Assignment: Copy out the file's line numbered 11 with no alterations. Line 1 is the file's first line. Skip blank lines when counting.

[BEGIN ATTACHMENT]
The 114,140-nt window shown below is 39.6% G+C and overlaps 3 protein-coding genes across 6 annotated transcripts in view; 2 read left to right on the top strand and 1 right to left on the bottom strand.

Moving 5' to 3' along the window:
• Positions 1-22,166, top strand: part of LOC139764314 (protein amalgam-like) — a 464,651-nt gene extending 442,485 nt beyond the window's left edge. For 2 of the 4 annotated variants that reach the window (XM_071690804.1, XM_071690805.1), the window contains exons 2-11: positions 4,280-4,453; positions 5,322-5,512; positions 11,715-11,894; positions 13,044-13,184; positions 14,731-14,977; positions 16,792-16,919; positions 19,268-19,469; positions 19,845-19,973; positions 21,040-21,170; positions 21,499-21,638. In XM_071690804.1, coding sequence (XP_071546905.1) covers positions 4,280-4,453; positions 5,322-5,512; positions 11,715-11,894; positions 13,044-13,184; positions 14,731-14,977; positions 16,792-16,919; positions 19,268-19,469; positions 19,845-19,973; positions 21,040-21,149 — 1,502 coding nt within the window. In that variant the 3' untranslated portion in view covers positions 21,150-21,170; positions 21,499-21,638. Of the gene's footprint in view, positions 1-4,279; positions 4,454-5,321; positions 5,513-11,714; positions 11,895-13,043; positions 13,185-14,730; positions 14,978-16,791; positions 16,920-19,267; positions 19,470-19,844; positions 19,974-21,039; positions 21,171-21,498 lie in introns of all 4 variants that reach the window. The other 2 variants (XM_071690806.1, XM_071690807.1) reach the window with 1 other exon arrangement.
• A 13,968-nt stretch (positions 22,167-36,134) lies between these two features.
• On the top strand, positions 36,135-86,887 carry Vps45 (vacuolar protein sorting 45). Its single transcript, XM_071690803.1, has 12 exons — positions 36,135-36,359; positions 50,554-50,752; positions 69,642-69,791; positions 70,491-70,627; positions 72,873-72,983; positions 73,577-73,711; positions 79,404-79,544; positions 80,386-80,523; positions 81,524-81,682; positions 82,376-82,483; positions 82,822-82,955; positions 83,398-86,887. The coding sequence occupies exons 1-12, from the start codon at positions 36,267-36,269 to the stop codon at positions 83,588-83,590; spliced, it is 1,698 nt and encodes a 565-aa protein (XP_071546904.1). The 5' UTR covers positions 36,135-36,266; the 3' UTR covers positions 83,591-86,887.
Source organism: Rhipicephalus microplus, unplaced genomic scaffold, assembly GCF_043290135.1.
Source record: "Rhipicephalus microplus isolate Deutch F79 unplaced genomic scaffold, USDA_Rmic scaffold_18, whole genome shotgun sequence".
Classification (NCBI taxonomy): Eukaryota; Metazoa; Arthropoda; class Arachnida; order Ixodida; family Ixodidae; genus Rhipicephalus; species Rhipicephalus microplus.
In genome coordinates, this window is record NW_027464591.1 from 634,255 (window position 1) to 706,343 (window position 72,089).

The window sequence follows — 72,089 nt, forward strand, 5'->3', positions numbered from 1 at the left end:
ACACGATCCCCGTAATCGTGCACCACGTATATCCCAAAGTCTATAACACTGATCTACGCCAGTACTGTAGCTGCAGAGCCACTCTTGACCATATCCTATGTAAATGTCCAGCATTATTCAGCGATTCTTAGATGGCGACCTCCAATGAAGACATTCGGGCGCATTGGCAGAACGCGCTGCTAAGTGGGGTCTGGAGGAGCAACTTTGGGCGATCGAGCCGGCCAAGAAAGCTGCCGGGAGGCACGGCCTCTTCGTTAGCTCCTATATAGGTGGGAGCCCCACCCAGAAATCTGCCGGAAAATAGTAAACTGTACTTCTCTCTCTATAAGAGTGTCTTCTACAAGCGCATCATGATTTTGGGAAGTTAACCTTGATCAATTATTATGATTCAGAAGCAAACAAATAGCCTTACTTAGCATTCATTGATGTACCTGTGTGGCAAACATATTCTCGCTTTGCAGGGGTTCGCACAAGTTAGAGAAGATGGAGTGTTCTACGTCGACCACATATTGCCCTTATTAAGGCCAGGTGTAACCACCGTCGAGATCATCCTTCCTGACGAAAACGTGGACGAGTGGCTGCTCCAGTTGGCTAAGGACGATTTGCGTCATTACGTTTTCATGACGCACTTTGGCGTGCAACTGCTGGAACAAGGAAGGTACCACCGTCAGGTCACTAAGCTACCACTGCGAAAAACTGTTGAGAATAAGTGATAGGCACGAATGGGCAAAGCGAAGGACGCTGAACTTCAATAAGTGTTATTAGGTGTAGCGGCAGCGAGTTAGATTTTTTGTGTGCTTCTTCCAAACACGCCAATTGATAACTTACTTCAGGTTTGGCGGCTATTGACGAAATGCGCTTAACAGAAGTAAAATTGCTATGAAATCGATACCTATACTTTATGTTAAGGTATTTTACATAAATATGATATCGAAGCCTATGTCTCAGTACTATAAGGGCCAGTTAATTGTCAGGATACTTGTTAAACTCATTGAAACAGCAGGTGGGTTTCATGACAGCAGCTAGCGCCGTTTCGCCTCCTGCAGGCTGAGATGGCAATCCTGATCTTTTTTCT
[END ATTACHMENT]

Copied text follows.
ACACGATCCCCGTAATCGTGCACCACGTATATCCCAAAGTCTATAACACTGATCTACGCCAGTACTGTAGCTGCAGAGCCACTCTTGACCATATCCTATGTAAATGTCCAGCATTATTCAGCGATTCTTAGATGGCGACCTCCAATGAAGACATTCGGGCGCATTGGCAGAACGCGCTGCTAAGTGGGGTCTGGAGGAGCAACTTTGGGCGATCGAGCCGGCCAAGAAAGCTGCCGGGAGGCACGGCCTCTTCGTTAGCTCCTATATAGGTGGGAGCCCCACCCAGAAATCTGCCGGAAAATAGTAAACTGTACTTCTCTCTCTATAAGAGTGTCTTCTACAAGCGCATCATGATTTTGGGAAGTTAACCTTGATCAATTATTATGATTCAGAAGCAAACAAATAGCCTTACTTAGCATTCATTGATGTACCTGTGTGGCAAACATATTCTCGCTTTGCAGGGGTTCGCACAAGTTAGAGAAGATGGAGTGTTCTACGTCGACCACATATTGCCCTTATTAAGGCCAGGTGTAACCACCGTCGAGATCATCCTTCCTGACGAAAACGTGGACGAGTGGCTGCTCCAGTTGGCTAAGGACGATTTGCGTCATTACGTTTTCATGACGCACTTTGGCGTGCAACTGCTGGAACAAGGAAGGTACCACCGTCAGGTCACTAAGCTACCACTGCGAAAAACTGTTGAGAATAAGTGATAGGCACGAATGGGCAAAGCGAAGGACGCTGAACTTCAATAAGTGTTATTAGGTGTAGCGGCAGCGAGTTAGATTTTTTGTGTGCTTCTTCCAAACACGCCAATTGATAACTTACTTCAGGTTTGGCGGCTATTGACGAAATGCGCTTAACAGAAGTAAAATTGCTATGAAATCGATACCTATACTTTATGTTAAGGTATTTTACATAAATATGATATCGAAGCCTATGTCTCAGTACTATAAGGGCCAGTTAATTGTCAGGATACTTGTTAAACTCATTGAAACAGCAGGTGGGTTTCATGACAGCAGCTAGCGCCGTTTCGCCTCCTGCAGGCTGAGATGGCAATCCTGATCTTTTTTCT